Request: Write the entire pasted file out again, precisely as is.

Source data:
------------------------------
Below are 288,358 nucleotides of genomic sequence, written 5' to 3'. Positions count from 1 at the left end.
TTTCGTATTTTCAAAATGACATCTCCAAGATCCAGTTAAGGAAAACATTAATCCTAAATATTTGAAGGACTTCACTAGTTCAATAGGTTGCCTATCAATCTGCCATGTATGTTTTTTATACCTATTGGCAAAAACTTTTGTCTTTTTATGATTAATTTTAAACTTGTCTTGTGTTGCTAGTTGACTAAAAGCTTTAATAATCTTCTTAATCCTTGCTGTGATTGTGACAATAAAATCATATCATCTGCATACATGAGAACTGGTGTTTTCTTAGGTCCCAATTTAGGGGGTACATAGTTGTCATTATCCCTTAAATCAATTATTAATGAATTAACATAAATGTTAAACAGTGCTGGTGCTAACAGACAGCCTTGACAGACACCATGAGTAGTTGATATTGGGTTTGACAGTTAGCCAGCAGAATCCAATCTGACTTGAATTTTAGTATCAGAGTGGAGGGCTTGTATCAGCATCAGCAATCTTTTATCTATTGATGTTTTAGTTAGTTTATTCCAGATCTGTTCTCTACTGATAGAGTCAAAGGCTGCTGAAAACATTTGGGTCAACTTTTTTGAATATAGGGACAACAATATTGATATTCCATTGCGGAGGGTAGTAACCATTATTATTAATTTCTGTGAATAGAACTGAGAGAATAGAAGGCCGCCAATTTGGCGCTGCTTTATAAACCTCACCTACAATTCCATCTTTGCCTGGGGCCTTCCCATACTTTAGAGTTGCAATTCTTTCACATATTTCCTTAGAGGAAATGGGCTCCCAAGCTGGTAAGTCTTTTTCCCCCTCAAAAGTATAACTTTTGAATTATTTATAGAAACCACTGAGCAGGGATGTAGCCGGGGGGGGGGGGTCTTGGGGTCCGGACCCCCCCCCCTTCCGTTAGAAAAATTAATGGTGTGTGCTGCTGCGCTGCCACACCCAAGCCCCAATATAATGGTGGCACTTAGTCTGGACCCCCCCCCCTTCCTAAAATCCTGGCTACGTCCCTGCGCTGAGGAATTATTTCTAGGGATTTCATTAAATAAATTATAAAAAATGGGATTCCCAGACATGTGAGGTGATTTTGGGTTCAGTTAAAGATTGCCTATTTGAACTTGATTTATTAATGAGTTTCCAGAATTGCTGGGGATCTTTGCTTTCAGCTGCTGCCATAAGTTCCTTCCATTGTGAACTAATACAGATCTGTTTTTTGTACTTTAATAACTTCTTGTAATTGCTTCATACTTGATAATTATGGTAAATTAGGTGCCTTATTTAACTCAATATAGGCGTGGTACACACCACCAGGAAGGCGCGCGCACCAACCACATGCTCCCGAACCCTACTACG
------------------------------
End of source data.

Below are 288,358 nucleotides of genomic sequence, written 5' to 3'. Positions count from 1 at the left end.
TTTCGTATTTTCAAAATGACATCTCCAAGATCCAGTTAAGGAAAACATTAATCCTAAATATTTGAAGGACTTCACTAGTTCAATAGGTTGCCTATCAATCTGCCATGTATGTTTTTTATACCTATTGGCAAAAACTTTTGTCTTTTTATGATTAATTTTAAACTTGTCTTGTGTTGCTAGTTGACTAAAAGCTTTAATAATCTTCTTAATCCTTGCTGTGATTGTGACAATAAAATCATATCATCTGCATACATGAGAACTGGTGTTTTCTTAGGTCCCAATTTAGGGGGTACATAGTTGTCATTATCCCTTAAATCAATTATTAATGAATTAACATAAATGTTAAACAGTGCTGGTGCTAACAGACAGCCTTGACAGACACCATGAGTAGTTGATATTGGGTTTGACAGTTAGCCAGCAGAATCCAATCTGACTTGAATTTTAGTATCAGAGTGGAGGGCTTGTATCAGCATCAGCAATCTTTTATCTATTGATGTTTTAGTTAGTTTATTCCAGATCTGTTCTCTACTGATAGAGTCAAAGGCTGCTGAAAACATTTGGGTCAACTTTTTTGAATATAGGGACAACAATATTGATATTCCATTGCGGAGGGTAGTAACCATTATTATTAATTTCTGTGAATAGAACTGAGAGAATAGAAGGCCGCCAATTTGGCGCTGCTTTATAAACCTCACCTACAATTCCATCTTTGCCTGGGGCCTTCCCATACTTTAGAGTTGCAATTCTTTCACATATTTCCTTAGAGGAAATGGGCTCCCAAGCTGGTAAGTCTTTTTCCCCCTCAAAAGTATAACTTTTGAATTATTTATAGAAACCACTGAGCAGGGATGTAGCCGGGGGGGGGGGGTCTTGGGGTCCGGACCCCCCCCCCTTCCGTTAGAAAAATTAATGGTGTGTGCTGCTGCGCTGCCACACCCAAGCCCCAATATAATGGTGGCACTTAGTCTGGACCCCCCCCCCTTCCTAAAATCCTGGCTACGTCCCTGCGCTGAGGAATTATTTCTAGGGATTTCATTAAATAAATTATAAAAAATGGGATTCCCAGACATGTGAGGTGATTTTGGGTTCAGTTAAAGATTGCCTATTTGAACTTGATTTATTAATGAGTTTCCAGAATTGCTGGGGATCTTTGCTTTCAGCTGCTGCCATAAGTTCCTTCCATTGTGAACTAATACAGATCTGTTTTTTGTACTTTAATAACTTCTTGTAATTGCTTCATACTTGATAATTATGGTAAATTAGGTGCCTTATTTAACTCAATATAGGCGTGGTACACACCACCAGGAAGGCGCGCGCACCAACCACATGCTCCCGAACCCTACTACG